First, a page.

Teaching English in Japan to Chinese Students

| September 30, 2003
Teaching English in Japan to Chinese Students

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John Nevara
Akashi College of Technology

Bio Data
Mr. Nevara has taught EFL in Japan since 1990. Presently he is a full-time lecturer at Akashi College of Technology (National). He also has experience teaching the Japanese Language and Political Science. He received his MA, at the University of Hawaii.

The Changing Classroom: A More International Feel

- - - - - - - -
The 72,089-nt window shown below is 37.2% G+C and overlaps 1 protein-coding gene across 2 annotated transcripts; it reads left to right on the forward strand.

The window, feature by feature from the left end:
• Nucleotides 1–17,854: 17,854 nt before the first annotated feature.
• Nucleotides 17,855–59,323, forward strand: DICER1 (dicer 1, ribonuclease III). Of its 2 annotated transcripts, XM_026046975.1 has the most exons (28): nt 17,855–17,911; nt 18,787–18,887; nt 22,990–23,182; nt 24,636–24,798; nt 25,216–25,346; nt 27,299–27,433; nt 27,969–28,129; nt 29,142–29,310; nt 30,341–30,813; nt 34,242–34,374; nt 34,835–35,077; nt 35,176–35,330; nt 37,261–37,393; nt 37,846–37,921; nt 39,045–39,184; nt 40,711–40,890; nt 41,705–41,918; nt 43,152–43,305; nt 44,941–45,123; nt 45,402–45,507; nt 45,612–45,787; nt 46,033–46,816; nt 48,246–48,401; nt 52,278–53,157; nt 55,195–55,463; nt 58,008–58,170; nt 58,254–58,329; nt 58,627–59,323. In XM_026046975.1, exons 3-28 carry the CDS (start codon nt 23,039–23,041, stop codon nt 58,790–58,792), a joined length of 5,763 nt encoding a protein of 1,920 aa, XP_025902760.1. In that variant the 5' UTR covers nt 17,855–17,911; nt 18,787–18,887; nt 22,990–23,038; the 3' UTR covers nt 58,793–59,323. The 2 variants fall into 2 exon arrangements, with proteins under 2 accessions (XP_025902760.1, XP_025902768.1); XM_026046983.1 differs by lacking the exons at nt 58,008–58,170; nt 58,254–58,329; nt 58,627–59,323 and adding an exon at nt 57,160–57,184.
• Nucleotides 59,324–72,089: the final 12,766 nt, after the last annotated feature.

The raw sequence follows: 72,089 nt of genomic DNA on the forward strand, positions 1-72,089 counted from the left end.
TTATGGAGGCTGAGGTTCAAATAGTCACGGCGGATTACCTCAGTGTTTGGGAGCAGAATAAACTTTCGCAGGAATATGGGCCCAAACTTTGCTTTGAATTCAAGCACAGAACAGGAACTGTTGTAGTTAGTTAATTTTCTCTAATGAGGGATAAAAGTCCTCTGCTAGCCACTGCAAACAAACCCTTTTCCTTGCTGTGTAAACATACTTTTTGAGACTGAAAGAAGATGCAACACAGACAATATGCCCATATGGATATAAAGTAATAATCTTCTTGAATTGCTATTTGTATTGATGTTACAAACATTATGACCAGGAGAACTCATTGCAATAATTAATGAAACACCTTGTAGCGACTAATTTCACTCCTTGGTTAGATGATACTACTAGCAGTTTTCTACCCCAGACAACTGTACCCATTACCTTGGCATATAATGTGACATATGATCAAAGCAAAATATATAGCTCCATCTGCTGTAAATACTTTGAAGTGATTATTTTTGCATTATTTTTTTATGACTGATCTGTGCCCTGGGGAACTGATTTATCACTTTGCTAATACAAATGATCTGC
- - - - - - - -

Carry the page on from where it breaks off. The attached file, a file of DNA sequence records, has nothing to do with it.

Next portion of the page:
Go to any EFL classroom in the United States or England, and it is clear that people from all over the world are studying English. All these students, however, come from various backgrounds, have different mother tongues, and can be generally said to have different struggles in acquiring English. For many years, the mixing of non-native speakers from various parts of the world into one EFL classroom occurred only in English-speaking nations, or in a few isolated cases within non-English speaking nations. The trend in Japan in recent years, however, has been towards a more mixed EFL classroom. This trend has both plusses and minuses, but it has become important for many teachers, at least at the university level, to realize that they can no longer teach to one population.


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